The human body is two-thirds water. To maintain good health you need to daily drink water in ounces equal to at least half the pounds of your body weight. For example, a person weighing 130 pounds should drink at least 65 ounces of water each day.

Water is one of the six basic nutrients necessary for life (along with carbohydrates, proteins, fats, vitamins, and minerals). It is involved in EVERY function of the body and is necessary for ALL the body's digestive, absorptive, circulatory, and excretory functions. It is also needed to maintain proper body temperature.

Also, water has a significant influence on weight loss. It is needed for the utilization of the water-soluble vitamins including the B-Complex vitamins (called the "energy vitamins") which help the body metabolize food for energy (burn calories). Drinking water supports weight loss in other ways also. For example, the body sometimes mistakes thirst for hunger. The next time you think you are hungry, drink water instead of eating, especially if you do not need the calories. If your hunger goes away, you were thirsty instead of hungry. Also, according to Jan McBarron, M.D. (who recommends drinking at least 100 ounces of water a day including two glasses before each meal), it takes two molecules of water to flush one molecule of fat from your body.

Don Whisnant, DCC, LCPC/The Grace Perspective

Good Health and Long Life: Last Hope to Outlive My Ignorance

I turned 59 this month. No biggie! One day I will be a billion. So, taken in relevance, our goal is not the number of years we live, but good health and usefulness in service to others. Pardon this personal: I am 6'4, weigh 220 (added muscle this year), have a resting heart rate most days of 42-48, average over 1,000 cardio fitness miles each year (8th year), and can still run a 1:30 400, 7:30 mile, or a 90-minute 10 miles. I told the doctor at my last annual exam that I tried to make healthy choices because I wanted to outlive my ignorance, also my mistakes. He looked up from my test results, glanced away to ponder for a moment, then said he didn't see any reason why I shouldn't live to be a hundred.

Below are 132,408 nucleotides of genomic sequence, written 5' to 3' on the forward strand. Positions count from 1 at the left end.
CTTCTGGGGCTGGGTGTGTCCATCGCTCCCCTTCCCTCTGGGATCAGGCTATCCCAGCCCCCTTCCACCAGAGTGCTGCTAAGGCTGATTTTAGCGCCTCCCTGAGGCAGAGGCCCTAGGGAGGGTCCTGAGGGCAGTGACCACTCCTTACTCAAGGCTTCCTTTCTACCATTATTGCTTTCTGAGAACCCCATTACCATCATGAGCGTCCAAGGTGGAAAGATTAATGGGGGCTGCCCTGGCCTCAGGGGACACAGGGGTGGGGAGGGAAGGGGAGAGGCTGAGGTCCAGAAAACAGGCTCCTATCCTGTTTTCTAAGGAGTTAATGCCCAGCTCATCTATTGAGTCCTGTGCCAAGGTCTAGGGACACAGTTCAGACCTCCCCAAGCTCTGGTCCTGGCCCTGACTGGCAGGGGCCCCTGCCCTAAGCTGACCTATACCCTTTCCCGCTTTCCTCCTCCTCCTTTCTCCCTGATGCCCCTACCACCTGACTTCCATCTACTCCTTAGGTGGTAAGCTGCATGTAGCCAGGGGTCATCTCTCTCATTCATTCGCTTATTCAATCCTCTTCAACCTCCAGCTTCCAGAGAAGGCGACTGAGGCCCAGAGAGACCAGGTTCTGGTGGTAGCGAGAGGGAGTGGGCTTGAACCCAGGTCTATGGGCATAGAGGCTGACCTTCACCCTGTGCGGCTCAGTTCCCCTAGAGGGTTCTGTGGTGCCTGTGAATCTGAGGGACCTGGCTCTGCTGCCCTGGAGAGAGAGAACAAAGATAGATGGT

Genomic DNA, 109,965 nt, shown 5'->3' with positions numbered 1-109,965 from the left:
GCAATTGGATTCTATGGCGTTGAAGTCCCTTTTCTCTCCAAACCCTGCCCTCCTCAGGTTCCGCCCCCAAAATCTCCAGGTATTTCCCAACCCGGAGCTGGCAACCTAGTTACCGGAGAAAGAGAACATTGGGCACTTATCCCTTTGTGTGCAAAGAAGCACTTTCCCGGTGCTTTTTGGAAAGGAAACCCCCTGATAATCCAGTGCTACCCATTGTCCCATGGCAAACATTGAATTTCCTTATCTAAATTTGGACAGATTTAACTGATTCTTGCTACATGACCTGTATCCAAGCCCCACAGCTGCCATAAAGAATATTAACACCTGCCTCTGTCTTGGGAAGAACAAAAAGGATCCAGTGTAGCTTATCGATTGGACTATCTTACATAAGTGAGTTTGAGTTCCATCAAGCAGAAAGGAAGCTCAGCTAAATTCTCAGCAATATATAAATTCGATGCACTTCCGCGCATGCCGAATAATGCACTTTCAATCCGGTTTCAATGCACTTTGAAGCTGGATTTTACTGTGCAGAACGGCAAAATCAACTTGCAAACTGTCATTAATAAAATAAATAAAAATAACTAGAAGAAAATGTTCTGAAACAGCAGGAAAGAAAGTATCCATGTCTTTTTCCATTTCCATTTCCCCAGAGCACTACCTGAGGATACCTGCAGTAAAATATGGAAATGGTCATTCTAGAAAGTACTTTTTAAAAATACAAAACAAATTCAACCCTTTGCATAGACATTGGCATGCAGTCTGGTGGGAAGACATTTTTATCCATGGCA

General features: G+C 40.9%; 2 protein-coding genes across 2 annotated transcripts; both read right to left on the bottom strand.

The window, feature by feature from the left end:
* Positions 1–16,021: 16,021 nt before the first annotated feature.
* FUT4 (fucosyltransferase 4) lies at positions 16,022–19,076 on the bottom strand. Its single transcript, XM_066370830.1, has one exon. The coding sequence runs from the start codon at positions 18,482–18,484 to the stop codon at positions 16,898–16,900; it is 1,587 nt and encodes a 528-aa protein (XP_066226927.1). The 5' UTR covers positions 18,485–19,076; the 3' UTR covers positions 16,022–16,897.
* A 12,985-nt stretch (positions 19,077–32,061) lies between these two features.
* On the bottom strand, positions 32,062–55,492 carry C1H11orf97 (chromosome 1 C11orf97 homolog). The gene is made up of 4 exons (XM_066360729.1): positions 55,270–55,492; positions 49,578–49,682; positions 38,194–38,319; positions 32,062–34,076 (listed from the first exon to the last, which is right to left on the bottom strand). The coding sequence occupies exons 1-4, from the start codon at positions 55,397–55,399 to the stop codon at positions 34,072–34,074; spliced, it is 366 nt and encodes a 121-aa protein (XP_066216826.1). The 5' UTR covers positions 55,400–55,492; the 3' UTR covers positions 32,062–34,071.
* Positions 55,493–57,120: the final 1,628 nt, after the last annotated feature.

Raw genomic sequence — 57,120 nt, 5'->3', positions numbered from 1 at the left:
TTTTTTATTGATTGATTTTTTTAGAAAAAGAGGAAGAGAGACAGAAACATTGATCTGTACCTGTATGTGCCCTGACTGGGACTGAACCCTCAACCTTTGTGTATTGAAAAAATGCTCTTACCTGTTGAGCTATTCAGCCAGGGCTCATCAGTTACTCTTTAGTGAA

Personal Regimen for Physical Renewal

1. Begin each day (at least an hour) with quiet time (Scripture reading, confession of need, prayer, and quiet-time worship worship) for spiritual renewal to enable stress management.

2. Aerobic exercises to get heart rate up for a sustained 30-45 minutes, 5-6 days each week (endurance), anaerobic exercises 2-3 days to build muscle (strength), and stretching exercises daily (flexibility).

3. Drink daily at least: 4 ounces raw apple cider vinegar water, 24 ounces green tea, and in addition, 100 ounces filtered water (ounces equal to number of half your body weight).

4. Eat 5 servings of raw fruits and vegetables (including at least one apple a day.)

5. Supplement protein, essential fatty acids, vitamins, minerals, probiotics, and herbs.

6. Proper elimination.

7. Scheduled lifestyle (including for work, sufficient sleep, and rest).

8. Drive on the right side of the street (zero high-risk behavior).

9. Community and civic involvement (investment for safety and quality of life).

10. Regular physical check-ups with physician and dentist.

Don Whisnant/The Grace Perspective 7J13